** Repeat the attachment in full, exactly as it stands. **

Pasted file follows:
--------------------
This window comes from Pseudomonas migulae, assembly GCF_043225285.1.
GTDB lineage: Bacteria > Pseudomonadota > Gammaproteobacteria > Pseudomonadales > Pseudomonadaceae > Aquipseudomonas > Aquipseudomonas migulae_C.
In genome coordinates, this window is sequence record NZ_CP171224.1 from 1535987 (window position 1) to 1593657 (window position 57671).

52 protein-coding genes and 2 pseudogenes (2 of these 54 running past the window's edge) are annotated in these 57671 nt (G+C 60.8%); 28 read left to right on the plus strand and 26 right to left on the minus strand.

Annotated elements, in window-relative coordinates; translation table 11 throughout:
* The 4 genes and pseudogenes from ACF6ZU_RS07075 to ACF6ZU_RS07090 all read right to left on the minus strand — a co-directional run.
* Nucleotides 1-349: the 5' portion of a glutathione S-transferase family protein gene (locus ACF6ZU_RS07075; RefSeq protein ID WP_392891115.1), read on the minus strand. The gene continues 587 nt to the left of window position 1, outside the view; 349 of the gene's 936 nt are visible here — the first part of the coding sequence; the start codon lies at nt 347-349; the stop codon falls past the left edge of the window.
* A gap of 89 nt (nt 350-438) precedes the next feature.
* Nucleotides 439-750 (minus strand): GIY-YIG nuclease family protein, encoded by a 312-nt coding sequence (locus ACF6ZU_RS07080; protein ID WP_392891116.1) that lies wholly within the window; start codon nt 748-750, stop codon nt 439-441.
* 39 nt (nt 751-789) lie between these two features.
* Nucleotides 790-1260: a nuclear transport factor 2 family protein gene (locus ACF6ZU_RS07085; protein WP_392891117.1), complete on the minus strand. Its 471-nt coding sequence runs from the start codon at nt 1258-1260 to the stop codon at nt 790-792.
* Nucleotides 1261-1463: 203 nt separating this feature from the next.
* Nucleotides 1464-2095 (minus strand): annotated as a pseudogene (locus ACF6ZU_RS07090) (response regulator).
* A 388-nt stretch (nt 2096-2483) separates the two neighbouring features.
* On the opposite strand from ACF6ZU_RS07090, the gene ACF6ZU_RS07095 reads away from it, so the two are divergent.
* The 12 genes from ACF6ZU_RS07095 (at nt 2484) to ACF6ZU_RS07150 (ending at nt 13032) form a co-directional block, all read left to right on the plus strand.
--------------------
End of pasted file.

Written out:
This window comes from Pseudomonas migulae, assembly GCF_043225285.1.
GTDB lineage: Bacteria > Pseudomonadota > Gammaproteobacteria > Pseudomonadales > Pseudomonadaceae > Aquipseudomonas > Aquipseudomonas migulae_C.
In genome coordinates, this window is sequence record NZ_CP171224.1 from 1535987 (window position 1) to 1593657 (window position 57671).

52 protein-coding genes and 2 pseudogenes (2 of these 54 running past the window's edge) are annotated in these 57671 nt (G+C 60.8%); 28 read left to right on the plus strand and 26 right to left on the minus strand.

Annotated elements, in window-relative coordinates; translation table 11 throughout:
* The 4 genes and pseudogenes from ACF6ZU_RS07075 to ACF6ZU_RS07090 all read right to left on the minus strand — a co-directional run.
* Nucleotides 1-349: the 5' portion of a glutathione S-transferase family protein gene (locus ACF6ZU_RS07075; RefSeq protein ID WP_392891115.1), read on the minus strand. The gene continues 587 nt to the left of window position 1, outside the view; 349 of the gene's 936 nt are visible here — the first part of the coding sequence; the start codon lies at nt 347-349; the stop codon falls past the left edge of the window.
* A gap of 89 nt (nt 350-438) precedes the next feature.
* Nucleotides 439-750 (minus strand): GIY-YIG nuclease family protein, encoded by a 312-nt coding sequence (locus ACF6ZU_RS07080; protein ID WP_392891116.1) that lies wholly within the window; start codon nt 748-750, stop codon nt 439-441.
* 39 nt (nt 751-789) lie between these two features.
* Nucleotides 790-1260: a nuclear transport factor 2 family protein gene (locus ACF6ZU_RS07085; protein WP_392891117.1), complete on the minus strand. Its 471-nt coding sequence runs from the start codon at nt 1258-1260 to the stop codon at nt 790-792.
* Nucleotides 1261-1463: 203 nt separating this feature from the next.
* Nucleotides 1464-2095 (minus strand): annotated as a pseudogene (locus ACF6ZU_RS07090) (response regulator).
* A 388-nt stretch (nt 2096-2483) separates the two neighbouring features.
* On the opposite strand from ACF6ZU_RS07090, the gene ACF6ZU_RS07095 reads away from it, so the two are divergent.
* The 12 genes from ACF6ZU_RS07095 (at nt 2484) to ACF6ZU_RS07150 (ending at nt 13032) form a co-directional block, all read left to right on the plus strand.